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County building review begins

Members of the Stevens County Citizens/County Board Facilities Project Advisory Committee met for the first time Wednesday at the courthouse. Around the table, from left, are Lu Rohloff, Larry Sayre, Neal Hofland, Don Munsterman, Sheldon Giese, Herb Kloos, Jeanne Ennen and Paul Watzke. In back, at right, are Stevens County Facilities Coordinator Dave Schmidt and County Coordinator Jim Thoreen. Not pictured are committee members Jerry Lesmeister, Ron Staples and Jack Lampert.

By Tom Larson

Sun Tribune

After welcomes and introductions, the panel reviewing Stevens County's $15 million building and renovation plan assembled an ambitious agenda for the 10 weeks leading up to the May 15 deadline to complete its work.

The Stevens County Citizens/County Board Facilities Project Advisory Committee met for the first time Wednesday and compiled a list of about 20 topics it hopes to achieve before it is to submit a report on the county's plans.

The topics include visiting an existing county jail that is similar in scope to what Stevens County is proposing as part of its project, a review of the history of Stevens County's jail discussions, needs assessments, alternatives, and meetings with various facilities users.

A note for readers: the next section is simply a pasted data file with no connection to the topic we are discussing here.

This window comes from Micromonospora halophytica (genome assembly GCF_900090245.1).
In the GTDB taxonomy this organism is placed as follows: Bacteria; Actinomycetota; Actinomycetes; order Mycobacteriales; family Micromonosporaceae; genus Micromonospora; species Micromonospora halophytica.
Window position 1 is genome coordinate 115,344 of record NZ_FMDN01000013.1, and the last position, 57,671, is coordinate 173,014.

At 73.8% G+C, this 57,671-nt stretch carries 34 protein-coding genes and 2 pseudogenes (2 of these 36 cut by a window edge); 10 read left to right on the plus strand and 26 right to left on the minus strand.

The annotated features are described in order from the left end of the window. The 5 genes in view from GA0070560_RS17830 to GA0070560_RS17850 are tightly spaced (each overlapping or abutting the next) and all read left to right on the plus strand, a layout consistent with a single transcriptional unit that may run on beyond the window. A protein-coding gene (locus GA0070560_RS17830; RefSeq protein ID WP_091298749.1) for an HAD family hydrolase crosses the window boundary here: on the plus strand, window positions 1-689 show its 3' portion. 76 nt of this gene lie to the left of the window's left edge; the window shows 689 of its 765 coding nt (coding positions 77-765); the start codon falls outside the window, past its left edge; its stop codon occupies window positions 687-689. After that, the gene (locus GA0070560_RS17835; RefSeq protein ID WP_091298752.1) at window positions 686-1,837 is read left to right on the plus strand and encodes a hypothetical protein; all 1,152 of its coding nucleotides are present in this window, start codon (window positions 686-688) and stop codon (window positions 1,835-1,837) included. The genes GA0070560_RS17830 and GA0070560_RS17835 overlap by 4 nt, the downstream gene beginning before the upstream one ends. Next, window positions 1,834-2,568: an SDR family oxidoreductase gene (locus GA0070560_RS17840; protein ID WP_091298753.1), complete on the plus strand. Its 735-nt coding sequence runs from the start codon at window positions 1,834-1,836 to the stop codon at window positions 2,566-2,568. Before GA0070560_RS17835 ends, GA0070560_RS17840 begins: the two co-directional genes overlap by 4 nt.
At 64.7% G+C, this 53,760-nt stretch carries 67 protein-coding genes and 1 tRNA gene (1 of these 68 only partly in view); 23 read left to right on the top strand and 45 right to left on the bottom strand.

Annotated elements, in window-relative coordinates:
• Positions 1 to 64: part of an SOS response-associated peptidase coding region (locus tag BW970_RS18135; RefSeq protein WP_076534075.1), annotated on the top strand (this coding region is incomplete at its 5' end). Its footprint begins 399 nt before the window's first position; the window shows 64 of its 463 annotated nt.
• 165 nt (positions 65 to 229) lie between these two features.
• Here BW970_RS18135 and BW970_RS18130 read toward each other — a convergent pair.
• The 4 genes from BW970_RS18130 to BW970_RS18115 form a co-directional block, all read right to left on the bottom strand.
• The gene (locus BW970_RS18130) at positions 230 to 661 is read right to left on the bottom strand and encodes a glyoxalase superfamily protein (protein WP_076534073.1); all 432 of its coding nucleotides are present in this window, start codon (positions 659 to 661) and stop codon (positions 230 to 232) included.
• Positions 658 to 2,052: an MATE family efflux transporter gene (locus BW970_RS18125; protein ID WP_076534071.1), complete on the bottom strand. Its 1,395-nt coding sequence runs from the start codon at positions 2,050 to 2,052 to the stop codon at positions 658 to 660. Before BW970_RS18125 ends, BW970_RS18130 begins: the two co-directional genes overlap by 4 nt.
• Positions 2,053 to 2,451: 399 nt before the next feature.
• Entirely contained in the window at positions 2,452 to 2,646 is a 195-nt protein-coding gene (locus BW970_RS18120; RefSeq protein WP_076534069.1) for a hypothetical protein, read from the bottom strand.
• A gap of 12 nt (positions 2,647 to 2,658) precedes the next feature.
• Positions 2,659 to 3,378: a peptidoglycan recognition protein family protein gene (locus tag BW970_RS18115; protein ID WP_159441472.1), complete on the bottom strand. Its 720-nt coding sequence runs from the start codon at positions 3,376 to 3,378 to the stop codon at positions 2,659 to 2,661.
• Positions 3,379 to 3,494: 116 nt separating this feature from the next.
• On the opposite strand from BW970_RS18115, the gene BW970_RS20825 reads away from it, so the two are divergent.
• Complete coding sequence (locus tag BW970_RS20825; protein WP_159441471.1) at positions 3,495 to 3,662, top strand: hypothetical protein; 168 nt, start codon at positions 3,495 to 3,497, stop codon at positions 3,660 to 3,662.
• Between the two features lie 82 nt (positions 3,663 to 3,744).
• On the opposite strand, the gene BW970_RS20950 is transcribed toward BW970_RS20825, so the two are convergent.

The committee's consensus was to meet each week on Mondays from 6 p.m. to 8 p.m.

The 11-member panel is comprised of county commissioners Herb Kloos, Don Munsterman, Larry Sayre, Ron Staples and Paul Watzke. The Stevens County Taxpayers Committee chose Lu Rohloff, Jack Lampert and Jerry Lesmeister as its representatives, and the county board voted to seat Jeanne Ennen, Sheldon Giese and Neal Hofland.

Deb Hengel was hired to serve as facilitator, and Philip Drown was hired as meeting recorder and public information liaison. County Coordinator Jim Thoreen and Facility Operations Director Dave Schmidt will serve as committee resources.

The county board approved the $15 million project to renovate the courthouse and build a 20-cell, 40-bed jail and a new law enforcement center in July 2008. The decision came after the county, over the last four years, attempted to cobble together first a multi-county regional jail plan and then a Regional Justice Center proposal with Pope County. Those efforts did not succeed.

After the July vote, there was little dispute about the project. That is until late in 2008, when county residents began expressing concern that the project, especially the jail component, was too large and too expensive during a time when economies worldwide were tanking.

The jail is the obvious focus of the panel's review. There is little doubt the courthouse, which was built in 1956, is in need of substantial renovations. Schmidt guided a tour of the courthouse following Wednesday's meeting, but noted that he wouldn't be able to let the members visit some areas because they were unsafe. He also noted that thermal imaging camera shots of the building, which showed hot spots, indicated that heat loss was so great the structure resembled a "big ball of flames."

The county's law enforcement center also is in need of updating, especially with growths in technology and training, and with a new radio system being implemented statewide. A reorganized LEC also would need to be more closely tied to a jail, if one is constructed.